One previous two night trip
Didn't train (broke in shoes a little). Would do a lot more
Started at Stehekin headed south with 1 friend - July 10th
Reached So. Kennedy Meadows
Made it to US/Mexico border
Carbon and his friend The Greek has just finished up their PhD programs in Computational Chemistry and decided to attempt a thru-hike. He thought the hike would be a fun and relaxing way to celebrate the PhD. Instead he wanted to quit on the first day of hiking, and the second, and for almost all of Washington. What kept him going was when he started to believe, “I’m here because I chose to be and I can do it.” After Snoqualmie Pass the trail got easier and he felt confident from having done one of the hardest parts of the trail.
“The first day, even just going 7 miles, I quickly learned it wasn’t going to be all fun and games. I hadn’t even tested out my tent so it took me two hours to set up my tent. Very quickly I realized that this was going to be really hard.”
“ I wanted to quit a lot, constantly. And I just kept not quitting. That’s Washington for me. Wanting to quit and not quitting.”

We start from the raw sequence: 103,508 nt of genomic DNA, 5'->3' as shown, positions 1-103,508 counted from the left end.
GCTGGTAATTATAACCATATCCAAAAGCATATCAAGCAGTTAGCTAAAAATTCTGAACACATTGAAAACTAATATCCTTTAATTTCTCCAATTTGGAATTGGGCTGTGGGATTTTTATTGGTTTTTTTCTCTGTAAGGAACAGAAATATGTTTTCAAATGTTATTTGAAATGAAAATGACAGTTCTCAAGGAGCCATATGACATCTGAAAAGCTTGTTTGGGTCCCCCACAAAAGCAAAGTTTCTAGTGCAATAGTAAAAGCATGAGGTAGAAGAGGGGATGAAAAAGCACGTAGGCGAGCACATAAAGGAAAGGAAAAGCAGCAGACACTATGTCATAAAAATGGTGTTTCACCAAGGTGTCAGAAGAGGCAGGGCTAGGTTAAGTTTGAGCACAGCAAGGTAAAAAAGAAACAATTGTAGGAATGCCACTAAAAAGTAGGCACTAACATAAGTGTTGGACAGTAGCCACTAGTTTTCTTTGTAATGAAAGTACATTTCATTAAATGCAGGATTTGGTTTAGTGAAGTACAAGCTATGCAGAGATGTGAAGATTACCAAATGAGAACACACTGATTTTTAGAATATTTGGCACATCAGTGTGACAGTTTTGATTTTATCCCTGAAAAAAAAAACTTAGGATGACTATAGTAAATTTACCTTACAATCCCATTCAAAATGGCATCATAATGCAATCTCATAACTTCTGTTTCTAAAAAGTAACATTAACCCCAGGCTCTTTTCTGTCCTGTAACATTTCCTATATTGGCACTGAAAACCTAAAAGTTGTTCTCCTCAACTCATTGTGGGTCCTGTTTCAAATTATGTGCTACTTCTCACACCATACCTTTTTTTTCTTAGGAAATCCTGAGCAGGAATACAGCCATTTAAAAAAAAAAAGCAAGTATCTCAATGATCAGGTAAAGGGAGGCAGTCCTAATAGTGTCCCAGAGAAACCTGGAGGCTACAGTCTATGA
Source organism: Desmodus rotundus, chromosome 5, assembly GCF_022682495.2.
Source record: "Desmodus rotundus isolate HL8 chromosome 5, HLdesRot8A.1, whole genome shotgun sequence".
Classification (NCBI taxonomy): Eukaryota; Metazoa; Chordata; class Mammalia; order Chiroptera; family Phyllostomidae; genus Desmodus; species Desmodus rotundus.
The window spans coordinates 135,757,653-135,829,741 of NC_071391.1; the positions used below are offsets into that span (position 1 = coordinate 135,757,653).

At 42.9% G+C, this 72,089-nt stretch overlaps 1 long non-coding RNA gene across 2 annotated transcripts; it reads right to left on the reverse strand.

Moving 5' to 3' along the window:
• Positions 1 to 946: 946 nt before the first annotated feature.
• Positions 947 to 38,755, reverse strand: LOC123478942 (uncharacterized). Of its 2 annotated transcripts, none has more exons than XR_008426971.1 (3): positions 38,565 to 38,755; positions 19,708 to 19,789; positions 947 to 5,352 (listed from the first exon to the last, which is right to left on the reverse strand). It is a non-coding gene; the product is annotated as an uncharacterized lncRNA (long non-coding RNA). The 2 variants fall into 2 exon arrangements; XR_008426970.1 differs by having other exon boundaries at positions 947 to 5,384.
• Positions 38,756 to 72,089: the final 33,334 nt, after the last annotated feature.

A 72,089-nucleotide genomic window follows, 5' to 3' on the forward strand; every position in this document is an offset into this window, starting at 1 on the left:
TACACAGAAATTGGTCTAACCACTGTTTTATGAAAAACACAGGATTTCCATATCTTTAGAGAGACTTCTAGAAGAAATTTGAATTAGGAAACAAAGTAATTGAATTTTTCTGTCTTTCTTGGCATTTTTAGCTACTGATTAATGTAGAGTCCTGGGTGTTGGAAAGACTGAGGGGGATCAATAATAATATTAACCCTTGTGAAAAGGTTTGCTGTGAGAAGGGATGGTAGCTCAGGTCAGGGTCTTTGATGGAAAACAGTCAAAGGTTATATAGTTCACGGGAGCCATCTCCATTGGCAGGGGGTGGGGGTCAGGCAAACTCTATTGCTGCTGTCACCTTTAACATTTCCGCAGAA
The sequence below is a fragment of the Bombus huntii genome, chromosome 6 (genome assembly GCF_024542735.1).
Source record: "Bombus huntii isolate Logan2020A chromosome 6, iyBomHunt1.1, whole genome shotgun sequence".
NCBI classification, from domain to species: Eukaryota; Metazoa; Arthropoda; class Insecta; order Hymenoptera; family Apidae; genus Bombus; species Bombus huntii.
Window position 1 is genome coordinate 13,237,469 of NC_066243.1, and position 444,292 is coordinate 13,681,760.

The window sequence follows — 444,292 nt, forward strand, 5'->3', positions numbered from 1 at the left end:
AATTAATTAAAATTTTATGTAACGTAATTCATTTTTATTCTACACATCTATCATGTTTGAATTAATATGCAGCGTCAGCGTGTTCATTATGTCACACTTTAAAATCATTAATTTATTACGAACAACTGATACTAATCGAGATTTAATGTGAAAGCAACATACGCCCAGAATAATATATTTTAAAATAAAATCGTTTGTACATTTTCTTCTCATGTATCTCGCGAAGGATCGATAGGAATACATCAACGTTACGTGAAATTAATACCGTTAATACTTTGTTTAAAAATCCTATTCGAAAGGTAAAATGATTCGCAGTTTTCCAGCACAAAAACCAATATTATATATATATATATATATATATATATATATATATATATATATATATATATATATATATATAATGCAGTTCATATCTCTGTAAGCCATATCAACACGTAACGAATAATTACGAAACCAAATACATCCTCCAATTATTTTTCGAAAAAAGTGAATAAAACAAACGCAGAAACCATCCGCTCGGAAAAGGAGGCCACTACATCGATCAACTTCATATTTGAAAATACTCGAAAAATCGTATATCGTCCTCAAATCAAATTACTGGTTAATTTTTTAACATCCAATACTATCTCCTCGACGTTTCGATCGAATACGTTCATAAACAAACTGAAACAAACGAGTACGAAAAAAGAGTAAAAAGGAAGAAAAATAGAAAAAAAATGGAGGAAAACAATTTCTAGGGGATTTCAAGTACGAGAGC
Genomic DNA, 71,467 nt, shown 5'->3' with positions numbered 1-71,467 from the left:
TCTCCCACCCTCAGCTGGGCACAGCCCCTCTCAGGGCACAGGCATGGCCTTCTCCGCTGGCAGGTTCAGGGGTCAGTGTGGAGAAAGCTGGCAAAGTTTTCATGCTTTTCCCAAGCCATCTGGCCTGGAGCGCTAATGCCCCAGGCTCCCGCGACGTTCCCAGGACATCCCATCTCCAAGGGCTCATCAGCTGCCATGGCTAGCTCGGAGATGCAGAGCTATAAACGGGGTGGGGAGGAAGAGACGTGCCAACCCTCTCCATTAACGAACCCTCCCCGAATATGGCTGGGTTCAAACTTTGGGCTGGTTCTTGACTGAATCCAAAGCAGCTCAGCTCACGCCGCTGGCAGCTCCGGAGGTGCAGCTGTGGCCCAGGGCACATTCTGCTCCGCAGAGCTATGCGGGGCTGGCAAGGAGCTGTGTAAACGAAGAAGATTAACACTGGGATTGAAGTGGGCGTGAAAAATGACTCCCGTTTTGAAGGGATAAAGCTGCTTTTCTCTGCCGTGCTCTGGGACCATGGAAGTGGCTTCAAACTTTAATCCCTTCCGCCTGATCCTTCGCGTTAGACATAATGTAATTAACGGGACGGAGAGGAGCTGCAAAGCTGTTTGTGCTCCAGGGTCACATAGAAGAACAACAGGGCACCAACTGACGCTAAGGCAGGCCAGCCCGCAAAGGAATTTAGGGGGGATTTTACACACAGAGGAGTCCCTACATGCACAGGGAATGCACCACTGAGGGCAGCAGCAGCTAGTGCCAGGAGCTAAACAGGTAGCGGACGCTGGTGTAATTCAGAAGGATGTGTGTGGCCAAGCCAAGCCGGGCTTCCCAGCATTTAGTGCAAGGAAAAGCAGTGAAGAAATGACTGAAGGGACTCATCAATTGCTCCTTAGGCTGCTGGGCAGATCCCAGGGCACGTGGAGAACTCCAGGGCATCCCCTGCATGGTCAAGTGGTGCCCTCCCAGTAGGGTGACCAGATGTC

LOSING A HIKING PARTNER
"The Greek and I had hiked over 1,200 miles together, and had both gone through the grief of adapting to trail life. We both knew that he was going to leave the trail to meet up with his girlfriend from Germany for a couple of weeks in September, but we had initially thought that he would return to the trail after that was over. He decided not to return in the end and stopped in Chester, CA. He had to catch a bus there on September 13th to get to Quincy and then San Francisco by the 15th, so we had to rush for nine days to make it on time. This entailed a lot of night hiking and anxiety. We made it, but The Greek and I were exhausted. After The Greek left I was not sure that I would want to continue with the trail, but after taking some rest in Chester I decided that it would to stupid to quit given that I’d made it halfway. The Greek was a lot tougher than me at first and pushed me harder that I wanted to go. I have come to appreciate that and the toughness that first half of the trek gave me made the Sierra and So Cal much more enjoyable."
HIS TRAIL ADVICE...
“Research a lot about gear and trail conditions. Talk to people if you can about the difficulty”
“Prepare your body and test you gear”
“Get trekking poles!”